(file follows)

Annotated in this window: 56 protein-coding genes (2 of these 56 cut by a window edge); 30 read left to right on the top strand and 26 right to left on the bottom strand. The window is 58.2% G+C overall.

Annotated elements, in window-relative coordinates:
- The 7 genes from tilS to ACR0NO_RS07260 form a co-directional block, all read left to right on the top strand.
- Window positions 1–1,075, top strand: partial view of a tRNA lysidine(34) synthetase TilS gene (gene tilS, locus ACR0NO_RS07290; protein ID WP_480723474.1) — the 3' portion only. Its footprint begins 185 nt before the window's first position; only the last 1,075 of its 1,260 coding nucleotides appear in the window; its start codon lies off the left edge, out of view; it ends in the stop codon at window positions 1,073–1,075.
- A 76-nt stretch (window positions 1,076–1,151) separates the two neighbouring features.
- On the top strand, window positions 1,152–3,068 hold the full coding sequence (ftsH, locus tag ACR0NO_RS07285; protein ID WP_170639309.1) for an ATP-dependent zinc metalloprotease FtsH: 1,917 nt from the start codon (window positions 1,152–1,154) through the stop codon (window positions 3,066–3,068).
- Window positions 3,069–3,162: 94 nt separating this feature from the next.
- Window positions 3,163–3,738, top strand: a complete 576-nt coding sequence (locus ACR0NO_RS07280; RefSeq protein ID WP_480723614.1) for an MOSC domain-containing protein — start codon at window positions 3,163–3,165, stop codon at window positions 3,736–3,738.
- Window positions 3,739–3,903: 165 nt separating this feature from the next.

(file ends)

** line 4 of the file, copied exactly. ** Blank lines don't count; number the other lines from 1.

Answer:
- Window positions 1–1,075, top strand: partial view of a tRNA lysidine(34) synthetase TilS gene (gene tilS, locus ACR0NO_RS07290; protein ID WP_480723474.1) — the 3' portion only. Its footprint begins 185 nt before the window's first position; only the last 1,075 of its 1,260 coding nucleotides appear in the window; its start codon lies off the left edge, out of view; it ends in the stop codon at window positions 1,073–1,075.